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Having the world’s biggest publicly listed oil company won’t do Russia any favors

AP Photo / Sergey Ponomarev
An oil rig at Rosneft’s Vankor oil field in eastern Siberia
By Steve LeVine
LondonPublished Last updated This article is more than 2 years old.

Over the past year, Russia has done a flurry of oil deals designed to resolve a long-term dilemma: It relies heavily on oil and gas revenue, but both the income and hydrocarbon production itself are projected to plunge. The deals are meant as a partial solution—to keep oil production at least at its current level of 10.3 million barrels a day. But if you look at events in the rest of the world, you get the impression that President Vladimir Putin’s latest steps—a $56 billion consolidation of Russia’s oil industry—may undercut his objectives.

The news is that state-controlled Rosneft on Oct. 18 submitted a bid for BP’s 50% share of TNK-BP, Russia’s third-largest oil company. That came two days after Rosneft signed a memorandum of understanding for the purchase of the other half of TNK-BP from another group. In both cases, Rosneft will pay about $28 billion. If the deals proceed, Rosneft will account for 43% of Russian oil production, and will surpass ExxonMobil as the world’s biggest publicly listed oil company in terms of output.

These blockbuster deals are meant to buttress the state budget. Taxes on oil and gas exports account for half of government spending—5.1 million barrels of oil a day, plus large natural gas shipments to Europe. But Europe’s gas appetite has been shrinking, supply competition has encroached from Qatar and elsewhere, and Russia has failed to nail down big new customers such as China. Meanwhile, the International Energy Agency is forecasting a decline in global oil prices over the next half-decade, and other analysts say the price plunge will continue through the 2020s.

In short, Russia faces a long-term cash crunch.

Although world oil prices are beyond his control, Putin has vowed to at least maintain Russia’s 10.3-million-barrel production pace. Part of his strategy has been to invite some of the West’s most competent oil majors—ExxonMobil, Norway’s Statoil and Italy’s Eni—to lead drilling efforts on the Arctic Sea and hydraulic fracturing of heavy Siberian oilfields. So far so good. If the Arctic can be safely cracked open, these are some of the companies that can manage it.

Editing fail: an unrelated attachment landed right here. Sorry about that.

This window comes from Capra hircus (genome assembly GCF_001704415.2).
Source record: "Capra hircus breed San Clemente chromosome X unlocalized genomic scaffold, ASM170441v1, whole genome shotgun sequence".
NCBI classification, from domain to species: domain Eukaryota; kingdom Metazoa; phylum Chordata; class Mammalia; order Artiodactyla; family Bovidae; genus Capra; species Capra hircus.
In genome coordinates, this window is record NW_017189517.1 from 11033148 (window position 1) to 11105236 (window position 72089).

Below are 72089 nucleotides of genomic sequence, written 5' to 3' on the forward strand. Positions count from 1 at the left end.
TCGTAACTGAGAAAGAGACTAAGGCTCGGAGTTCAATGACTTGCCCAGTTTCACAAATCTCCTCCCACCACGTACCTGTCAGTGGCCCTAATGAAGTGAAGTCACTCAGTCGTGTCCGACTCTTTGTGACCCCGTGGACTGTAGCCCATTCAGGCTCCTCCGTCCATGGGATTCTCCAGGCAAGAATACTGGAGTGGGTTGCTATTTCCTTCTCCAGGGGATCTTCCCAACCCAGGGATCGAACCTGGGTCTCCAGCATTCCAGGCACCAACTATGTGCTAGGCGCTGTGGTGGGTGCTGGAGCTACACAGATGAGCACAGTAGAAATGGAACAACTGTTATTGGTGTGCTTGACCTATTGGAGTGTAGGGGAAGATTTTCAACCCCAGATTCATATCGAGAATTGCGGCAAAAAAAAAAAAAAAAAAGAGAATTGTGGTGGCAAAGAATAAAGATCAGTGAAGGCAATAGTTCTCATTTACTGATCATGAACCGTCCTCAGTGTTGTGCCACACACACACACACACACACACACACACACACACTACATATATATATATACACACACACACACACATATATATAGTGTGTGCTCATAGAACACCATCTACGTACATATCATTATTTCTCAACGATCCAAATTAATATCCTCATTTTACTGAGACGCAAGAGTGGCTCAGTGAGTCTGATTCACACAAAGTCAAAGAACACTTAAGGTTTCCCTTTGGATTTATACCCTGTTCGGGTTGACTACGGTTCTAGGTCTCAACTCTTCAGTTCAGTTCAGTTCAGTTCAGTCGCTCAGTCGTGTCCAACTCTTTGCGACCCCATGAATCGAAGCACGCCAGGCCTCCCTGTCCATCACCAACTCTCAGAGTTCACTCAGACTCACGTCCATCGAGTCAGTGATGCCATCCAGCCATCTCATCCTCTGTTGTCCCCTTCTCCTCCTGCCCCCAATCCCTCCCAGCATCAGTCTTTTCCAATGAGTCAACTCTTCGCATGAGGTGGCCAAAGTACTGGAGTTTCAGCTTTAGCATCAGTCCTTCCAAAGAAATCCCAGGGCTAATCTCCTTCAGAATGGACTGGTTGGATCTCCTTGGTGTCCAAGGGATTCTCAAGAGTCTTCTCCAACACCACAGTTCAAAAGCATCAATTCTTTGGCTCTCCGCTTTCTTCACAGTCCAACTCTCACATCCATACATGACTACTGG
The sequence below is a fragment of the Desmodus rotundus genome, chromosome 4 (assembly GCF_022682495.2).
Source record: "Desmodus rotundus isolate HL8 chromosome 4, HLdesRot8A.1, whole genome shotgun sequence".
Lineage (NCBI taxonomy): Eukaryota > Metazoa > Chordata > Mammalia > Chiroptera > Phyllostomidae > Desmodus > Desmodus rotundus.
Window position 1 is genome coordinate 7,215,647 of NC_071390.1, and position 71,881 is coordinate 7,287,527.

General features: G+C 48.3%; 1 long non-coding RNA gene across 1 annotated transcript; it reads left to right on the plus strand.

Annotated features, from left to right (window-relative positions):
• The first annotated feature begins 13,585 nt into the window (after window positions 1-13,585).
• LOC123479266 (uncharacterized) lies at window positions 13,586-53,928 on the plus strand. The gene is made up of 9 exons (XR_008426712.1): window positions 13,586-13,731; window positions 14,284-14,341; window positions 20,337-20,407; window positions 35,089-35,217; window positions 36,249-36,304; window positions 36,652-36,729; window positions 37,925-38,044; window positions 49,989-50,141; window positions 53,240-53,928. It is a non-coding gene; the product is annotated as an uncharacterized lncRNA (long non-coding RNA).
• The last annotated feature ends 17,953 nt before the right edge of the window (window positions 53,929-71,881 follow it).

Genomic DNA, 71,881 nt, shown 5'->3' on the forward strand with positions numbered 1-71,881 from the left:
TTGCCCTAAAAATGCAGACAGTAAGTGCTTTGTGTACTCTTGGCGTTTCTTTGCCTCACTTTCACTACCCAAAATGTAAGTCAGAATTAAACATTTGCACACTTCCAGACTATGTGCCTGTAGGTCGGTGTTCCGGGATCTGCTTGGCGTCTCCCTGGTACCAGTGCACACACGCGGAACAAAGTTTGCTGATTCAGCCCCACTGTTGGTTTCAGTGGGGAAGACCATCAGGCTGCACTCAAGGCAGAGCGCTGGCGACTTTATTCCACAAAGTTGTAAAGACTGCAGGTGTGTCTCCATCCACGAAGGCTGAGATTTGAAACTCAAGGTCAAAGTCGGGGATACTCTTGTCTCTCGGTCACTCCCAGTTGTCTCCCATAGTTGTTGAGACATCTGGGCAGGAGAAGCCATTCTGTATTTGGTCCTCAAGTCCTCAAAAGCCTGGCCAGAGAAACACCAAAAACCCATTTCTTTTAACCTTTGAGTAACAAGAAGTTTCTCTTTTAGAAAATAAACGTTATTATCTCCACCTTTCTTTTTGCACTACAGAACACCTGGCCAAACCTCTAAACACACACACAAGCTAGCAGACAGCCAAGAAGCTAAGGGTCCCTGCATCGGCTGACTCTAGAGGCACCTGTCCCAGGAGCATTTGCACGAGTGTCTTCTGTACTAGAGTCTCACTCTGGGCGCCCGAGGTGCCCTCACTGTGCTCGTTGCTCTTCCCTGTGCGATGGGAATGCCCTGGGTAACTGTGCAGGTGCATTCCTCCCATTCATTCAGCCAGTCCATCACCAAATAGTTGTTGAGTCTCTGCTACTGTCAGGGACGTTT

The problem comes with the next stage—Rosneft’s bid, three months in the making, for TNK-BP. The combined company would be responsible for maintaining and perhaps building on production of about 4.4 million barrels of oil a day. Oil work on that scale is a struggle even for the world’s biggest and most modern petroleum companies. There are doubts about Rosneft’s capacity to pull it off.

Leonid Fedun, a vice president of Russia’s publicly traded LUKoil, has suggested that in fact, creating an oil behemoth is not the best path to Putin’s goal. Fedun notes the surprising oil boom under way in Africa, one ignited not by oil giants, but a bunch of smallish wildcatters such as the UK’s Tullow Oil and the US company Anadarko. Fedun argues that this strategy—unleashing hungry small companies to hunt down Russia’s far-flung oil reserves, and not locking current sources of production and capital into a larger concern—is the smarter course.

Oswald Clint at Bernstein Research concurs. He cites the current US oil and gas boom. Russia’s oil industry is hobbled by waste, inefficiency and bloated size, and the lack of competition adds another problem. “US growth in oil is led by the smaller guys, and there are probably about 25,000 operators in North America and hundreds only in Russia, which again is a root problem,” Clint told me.

Oswald Clint, Bernstein Research
Mergers haven’t done much to increase oil firms’ output

The small-big debate is not a Russian phenomenon, but global. As an experiment in 2007, Clint examined the aftermath of the great oil mergers of the late 1990s and early 2000s, when BP bought Arco and Amoco; Exxon bought Mobil; Chevron bought Texaco and Unocal; Total swallowed Fina and Elf Aquitaine, and so on. At the time, the companies promised impressive economies and performance improvements. The chart above shows the actual results, and the projected outcome for 2006 to 2010: an unimpressive 2.7% compound annual growth rate (CAGR) from 2006 to 2010. He has now repeated the exercise, and though we weren’t able to obtain the full data, he says the actual CAGR for that period has turned out to be a mere 0.1%.

Clint’s takeaway: “Big guys combining never leads to anticipated growth.” Rather than finalizing the acquisitions, Putin may want to let loose wildcatters on Rosneft, TNK-BP and other properties. He might have a better shot at solving Russia’s revenue dilemma.

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